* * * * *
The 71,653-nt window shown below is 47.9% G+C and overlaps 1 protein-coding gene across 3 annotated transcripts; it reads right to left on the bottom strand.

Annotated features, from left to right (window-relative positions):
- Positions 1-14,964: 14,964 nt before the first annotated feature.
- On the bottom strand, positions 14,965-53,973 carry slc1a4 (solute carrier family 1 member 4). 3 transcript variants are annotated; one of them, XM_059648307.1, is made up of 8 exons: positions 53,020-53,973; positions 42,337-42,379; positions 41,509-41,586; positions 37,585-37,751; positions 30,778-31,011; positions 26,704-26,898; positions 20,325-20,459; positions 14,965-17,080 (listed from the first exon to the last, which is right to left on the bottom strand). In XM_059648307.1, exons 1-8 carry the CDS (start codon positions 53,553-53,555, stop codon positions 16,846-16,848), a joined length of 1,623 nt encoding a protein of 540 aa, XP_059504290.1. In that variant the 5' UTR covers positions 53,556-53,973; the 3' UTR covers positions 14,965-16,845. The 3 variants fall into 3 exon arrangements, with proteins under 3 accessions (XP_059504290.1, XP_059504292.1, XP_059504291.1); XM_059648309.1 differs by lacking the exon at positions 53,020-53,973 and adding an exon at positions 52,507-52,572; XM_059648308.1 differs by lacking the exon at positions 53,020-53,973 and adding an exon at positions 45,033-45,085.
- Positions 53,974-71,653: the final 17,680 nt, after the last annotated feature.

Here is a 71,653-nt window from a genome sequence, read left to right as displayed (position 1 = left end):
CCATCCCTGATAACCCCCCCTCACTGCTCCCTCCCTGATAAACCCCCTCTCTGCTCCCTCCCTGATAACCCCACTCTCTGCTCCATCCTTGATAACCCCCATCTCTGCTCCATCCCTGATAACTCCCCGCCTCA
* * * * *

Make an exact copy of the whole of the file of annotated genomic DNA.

The 71,653-nt window shown below is 47.9% G+C and overlaps 1 protein-coding gene across 3 annotated transcripts; it reads right to left on the bottom strand.

Annotated features, from left to right (window-relative positions):
- Positions 1-14,964: 14,964 nt before the first annotated feature.
- On the bottom strand, positions 14,965-53,973 carry slc1a4 (solute carrier family 1 member 4). 3 transcript variants are annotated; one of them, XM_059648307.1, is made up of 8 exons: positions 53,020-53,973; positions 42,337-42,379; positions 41,509-41,586; positions 37,585-37,751; positions 30,778-31,011; positions 26,704-26,898; positions 20,325-20,459; positions 14,965-17,080 (listed from the first exon to the last, which is right to left on the bottom strand). In XM_059648307.1, exons 1-8 carry the CDS (start codon positions 53,553-53,555, stop codon positions 16,846-16,848), a joined length of 1,623 nt encoding a protein of 540 aa, XP_059504290.1. In that variant the 5' UTR covers positions 53,556-53,973; the 3' UTR covers positions 14,965-16,845. The 3 variants fall into 3 exon arrangements, with proteins under 3 accessions (XP_059504290.1, XP_059504292.1, XP_059504291.1); XM_059648309.1 differs by lacking the exon at positions 53,020-53,973 and adding an exon at positions 52,507-52,572; XM_059648308.1 differs by lacking the exon at positions 53,020-53,973 and adding an exon at positions 45,033-45,085.
- Positions 53,974-71,653: the final 17,680 nt, after the last annotated feature.

Here is a 71,653-nt window from a genome sequence, read left to right as displayed (position 1 = left end):
CCATCCCTGATAACCCCCCCTCACTGCTCCCTCCCTGATAAACCCCCTCTCTGCTCCCTCCCTGATAACCCCACTCTCTGCTCCATCCTTGATAACCCCCATCTCTGCTCCATCCCTGATAACTCCCCGCCTCA